Contractors Told to Prepare for Moon Program’s End

The National Aeronautics and Space Administration has greatly scaled back the work it will do in the coming months on its program to return astronauts to the moon, telling companies working on the program to set aside money to cover its potential cancellation.

The changes, which the NASA administrator, Maj. Gen. Charles F. Bolden Jr., described in letters to members of Congress on Wednesday, hobble the program, known as Constellation, possibly to a point beyond repair.

Since 2005, NASA has spent about $10 billion on an effort to return astronauts to the moon. The Obama administration wants to cancel Constellation, arguing it is too expensive, but Congress has so far not agreed.

In passing the current budget, Congress inserted a clause that prohibits NASA from canceling Constellation or starting up a replacement program without its approval. Critics of Mr. Obama’s proposed policy say this week’s moves are an effort to bypass Congress and kill the program.

The revised Constellation plans largely end work on the Ares I rocket that was to replace the space shuttles for taking astronauts to orbit, and scale back efforts on the Orion crew capsule, which was to ride atop the Ares I.

In the letters, General Bolden said remaining Constellation money would be focused on future development that could be transferred to the program Mr. Obama proposed in his 2011 budget. About one-third to two-thirds of the 7,800 contract employees working on Constellation could lose their jobs, NASA estimated.

At issue is a clause in the contracts of the prime Constellation contractors, which include Lockheed Martin and Alliant Techsystems Inc., or ATK, which says the contractors are responsible for cancellation costs. When asked about their termination costs this spring, however, ATK and Lockheed Martin said they expected NASA to pay for them, as had been past practice.

Lockheed Martin has estimated its cancellation costs at $350 million; ATK at $500 million. In total, the companies’ cancellation costs are expected to reach nearly $1 billion, NASA said.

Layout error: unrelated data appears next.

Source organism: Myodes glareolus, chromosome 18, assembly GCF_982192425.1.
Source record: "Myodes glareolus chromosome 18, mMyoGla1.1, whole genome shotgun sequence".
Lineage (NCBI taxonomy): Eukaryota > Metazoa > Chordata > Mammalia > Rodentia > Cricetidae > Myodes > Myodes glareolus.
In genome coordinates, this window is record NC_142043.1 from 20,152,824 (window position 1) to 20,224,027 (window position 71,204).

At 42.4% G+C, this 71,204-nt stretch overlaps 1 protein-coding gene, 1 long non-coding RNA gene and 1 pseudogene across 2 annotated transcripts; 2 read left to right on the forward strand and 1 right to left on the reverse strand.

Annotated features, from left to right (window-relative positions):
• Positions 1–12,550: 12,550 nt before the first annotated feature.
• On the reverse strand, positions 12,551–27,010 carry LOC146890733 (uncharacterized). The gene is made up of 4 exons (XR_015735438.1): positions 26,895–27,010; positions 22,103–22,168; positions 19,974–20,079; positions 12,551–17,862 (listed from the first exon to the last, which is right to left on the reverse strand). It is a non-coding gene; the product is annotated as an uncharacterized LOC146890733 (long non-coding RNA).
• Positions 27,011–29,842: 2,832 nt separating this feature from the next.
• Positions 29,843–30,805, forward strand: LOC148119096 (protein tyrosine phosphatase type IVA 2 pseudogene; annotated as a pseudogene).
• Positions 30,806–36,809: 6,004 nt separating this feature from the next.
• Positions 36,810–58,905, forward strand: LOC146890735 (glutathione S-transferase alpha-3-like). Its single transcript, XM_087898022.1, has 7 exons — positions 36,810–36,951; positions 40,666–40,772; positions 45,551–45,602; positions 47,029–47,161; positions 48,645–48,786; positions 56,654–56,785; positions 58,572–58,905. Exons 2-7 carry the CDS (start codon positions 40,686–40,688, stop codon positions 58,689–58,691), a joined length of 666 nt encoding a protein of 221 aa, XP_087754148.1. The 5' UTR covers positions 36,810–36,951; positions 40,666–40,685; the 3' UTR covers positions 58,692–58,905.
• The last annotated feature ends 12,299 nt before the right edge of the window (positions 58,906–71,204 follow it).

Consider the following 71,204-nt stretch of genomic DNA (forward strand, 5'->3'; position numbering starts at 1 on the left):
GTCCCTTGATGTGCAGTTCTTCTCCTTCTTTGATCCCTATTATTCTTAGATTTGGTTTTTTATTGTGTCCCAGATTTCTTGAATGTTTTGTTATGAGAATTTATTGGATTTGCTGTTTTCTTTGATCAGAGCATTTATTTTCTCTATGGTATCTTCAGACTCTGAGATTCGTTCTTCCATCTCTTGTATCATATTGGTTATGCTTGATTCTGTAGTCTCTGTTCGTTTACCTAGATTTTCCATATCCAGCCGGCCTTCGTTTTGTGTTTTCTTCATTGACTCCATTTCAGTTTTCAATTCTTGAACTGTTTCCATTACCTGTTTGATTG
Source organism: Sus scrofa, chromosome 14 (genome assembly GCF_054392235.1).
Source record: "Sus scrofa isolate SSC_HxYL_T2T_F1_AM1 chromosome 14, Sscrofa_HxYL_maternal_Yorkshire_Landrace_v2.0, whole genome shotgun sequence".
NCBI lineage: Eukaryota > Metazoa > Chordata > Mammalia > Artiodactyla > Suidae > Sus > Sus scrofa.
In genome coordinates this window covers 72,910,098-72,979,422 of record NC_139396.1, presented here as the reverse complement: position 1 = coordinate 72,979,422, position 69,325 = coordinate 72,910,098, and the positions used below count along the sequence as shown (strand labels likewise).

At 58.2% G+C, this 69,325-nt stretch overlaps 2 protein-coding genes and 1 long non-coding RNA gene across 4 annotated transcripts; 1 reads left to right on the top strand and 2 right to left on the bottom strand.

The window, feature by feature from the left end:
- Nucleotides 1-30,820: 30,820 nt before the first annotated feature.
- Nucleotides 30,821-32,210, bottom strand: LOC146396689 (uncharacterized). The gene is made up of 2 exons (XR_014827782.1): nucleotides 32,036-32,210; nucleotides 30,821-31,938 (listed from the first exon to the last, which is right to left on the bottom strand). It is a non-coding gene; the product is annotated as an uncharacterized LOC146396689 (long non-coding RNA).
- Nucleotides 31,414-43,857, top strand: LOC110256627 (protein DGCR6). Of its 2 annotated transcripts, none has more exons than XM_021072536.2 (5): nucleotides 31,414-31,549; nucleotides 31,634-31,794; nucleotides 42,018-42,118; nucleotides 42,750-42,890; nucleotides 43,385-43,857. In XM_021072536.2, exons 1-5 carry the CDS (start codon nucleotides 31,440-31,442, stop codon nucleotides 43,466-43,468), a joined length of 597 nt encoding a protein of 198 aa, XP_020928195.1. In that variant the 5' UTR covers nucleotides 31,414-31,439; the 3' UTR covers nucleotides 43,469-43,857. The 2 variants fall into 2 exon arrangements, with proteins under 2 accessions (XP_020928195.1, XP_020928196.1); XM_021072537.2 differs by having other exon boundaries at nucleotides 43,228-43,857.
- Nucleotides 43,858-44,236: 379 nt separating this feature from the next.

“They won’t get more funds for that,” said a NASA official who was not authorized to speak on the record. The official said the clause was standard in most federal contracts, and that NASA was not handling Constellation differently than other programs.

Boeing, another contractor, negotiated a clause that says NASA would pay for cancellation costs.

In the letters, General Bolden wrote that because of federal budget rules that prohibit agencies from incurring costs beyond what has been appropriated, “NASA has no choice but to correct this situation.”

Scott Pace, a former associate administrator for program analysis and evaluation at NASA and now director of the Space Policy Institute at George Washington University, said, “In a brief check with people more knowledgeable than me, NASA has never held contractors’ liable for termination liability.”

“If this is to be the new agency policy and practice, then NASA should shift responsibility for termination liability on all of its current contracts, not simply Constellation,” Dr. Pace said. “As it stands, this appears to be purposefully punitive against a specific set of NASA contractors.”

The tussle over Constellation and the future of NASA will continue and will probably become more contentious. “The administration is disregarding these policies with reckless abandon and doing so in a way that I find to be in complete violation of the legal parameters,” said Representative Rob Bishop, Republican of Utah, where ATK is based.

Senator Bill Nelson, Democrat of Florida, said Congress might write its own space policy. “The White House didn’t do the footwork to develop and sell its plan for human spaceflight,” he said in a statement. “Now it’s locked in a stalemate with members of Congress who want to continue or restructure the Constellation program. That leaves NASA in limbo, which is exactly what Administrator Bolden’s letter reflects.”


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